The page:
The all-knowing djinn of ancient lore can adopt many forms, but there are times when it chooses the limits of one body, one life. In this bewitching first novel, a djinn takes up residence in a restlessly brilliant woman, guiding her choices in life and love as she chases the satisfaction that eludes her—from a cloistered Florentine boarding school to the glamour of a Milan fashion house to a life beyond her means in 1990s Manhattan. She is as skilled at observing the worlds she moves through as her djinn is skilled at observing her, but an ever-growing self-awareness does not help her to realize her heart’s desires. That is, until the wise djinn puts her in the path of the Princess: imperious octogenarian and mother of a man she can never fully possess. With Diary of Djinn, Alhadeff has given us a novel of playful intelligence and insight, and a poignant testimony to love’s unpredictable unfolding.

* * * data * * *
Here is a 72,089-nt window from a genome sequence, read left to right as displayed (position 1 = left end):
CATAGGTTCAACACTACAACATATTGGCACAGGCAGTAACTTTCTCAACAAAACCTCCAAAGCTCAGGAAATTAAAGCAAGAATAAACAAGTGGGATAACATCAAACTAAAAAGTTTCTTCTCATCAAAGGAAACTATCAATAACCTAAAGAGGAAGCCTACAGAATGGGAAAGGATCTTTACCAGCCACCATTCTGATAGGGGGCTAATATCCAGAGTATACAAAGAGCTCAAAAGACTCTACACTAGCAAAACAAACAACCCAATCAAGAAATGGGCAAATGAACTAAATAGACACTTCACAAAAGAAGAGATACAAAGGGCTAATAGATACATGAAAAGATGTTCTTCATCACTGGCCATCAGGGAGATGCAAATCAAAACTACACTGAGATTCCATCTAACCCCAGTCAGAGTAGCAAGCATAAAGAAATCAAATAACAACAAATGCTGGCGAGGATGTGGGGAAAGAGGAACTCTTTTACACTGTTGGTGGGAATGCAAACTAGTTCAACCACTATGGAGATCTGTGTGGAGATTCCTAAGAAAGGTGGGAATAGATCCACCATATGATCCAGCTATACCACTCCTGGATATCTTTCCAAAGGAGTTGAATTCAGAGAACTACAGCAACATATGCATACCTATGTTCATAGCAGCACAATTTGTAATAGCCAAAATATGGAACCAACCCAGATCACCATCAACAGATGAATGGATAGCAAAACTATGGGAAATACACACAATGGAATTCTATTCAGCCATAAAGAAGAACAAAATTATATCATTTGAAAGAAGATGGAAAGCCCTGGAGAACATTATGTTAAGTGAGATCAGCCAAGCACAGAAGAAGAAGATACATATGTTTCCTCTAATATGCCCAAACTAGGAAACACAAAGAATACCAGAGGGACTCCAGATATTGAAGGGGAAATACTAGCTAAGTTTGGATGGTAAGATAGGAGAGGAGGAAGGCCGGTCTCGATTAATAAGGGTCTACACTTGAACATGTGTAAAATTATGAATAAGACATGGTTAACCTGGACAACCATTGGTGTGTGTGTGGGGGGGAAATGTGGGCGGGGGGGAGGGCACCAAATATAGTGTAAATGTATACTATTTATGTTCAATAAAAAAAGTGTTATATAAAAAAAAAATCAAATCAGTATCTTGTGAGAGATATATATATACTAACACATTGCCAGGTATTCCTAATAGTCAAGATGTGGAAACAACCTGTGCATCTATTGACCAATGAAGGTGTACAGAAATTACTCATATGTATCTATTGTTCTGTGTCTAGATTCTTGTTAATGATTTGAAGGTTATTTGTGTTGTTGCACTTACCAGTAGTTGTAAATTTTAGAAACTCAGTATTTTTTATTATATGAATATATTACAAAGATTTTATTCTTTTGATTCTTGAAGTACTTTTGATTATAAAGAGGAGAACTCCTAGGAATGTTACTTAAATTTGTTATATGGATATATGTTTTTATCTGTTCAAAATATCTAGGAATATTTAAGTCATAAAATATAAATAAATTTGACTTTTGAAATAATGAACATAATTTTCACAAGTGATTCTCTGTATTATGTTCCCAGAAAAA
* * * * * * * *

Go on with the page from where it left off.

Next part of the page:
Alhadeff's debut novel is a dreamy, disjointed affair about a 30-something woman working for fashion designers in Milan and New York in the 1980s and '90s. The novel's quirky conceit is that a djinn a roaming spirit inhabits her body and determines the course of her life. The unnamed narrator was born in Egypt to a peripatetic, secular Jewish family, and grew up in Japan and Italy. She recalls the rigid Florentine convent school of her adolescent years, but mostly describes her adult life as an assistant to a tyrannical clothing designer in Milan. The narrator has contempt for the world of fashion, but is drawn to the dinner parties, first-class travel, chic settings and easy money, all of which she relates in loving detail. For a long time, her romantic life is limited to the futile pursuit of gay men. Eventually, she moves to New York and meets Hare, a married man and an aloof, distant lover who gives her the space to try her hand at writing. She also finds herself taking care of and befriending his mother, a flamboyant woman in her 80s whom the narrator refers to as "the princess," who goes through a series of brutal radiation treatments for cancer. The narrator's reflections are sometimes witty and engaging, sometimes mannered. The djinn's voice occasionally intrudes into the narrative ("You may think it a strange choice to have thrown her into the world of fashion..."), without adding much to the story. Readers' enjoyment of this uneven first novel will depend on how closely they identify with the situations of its central character.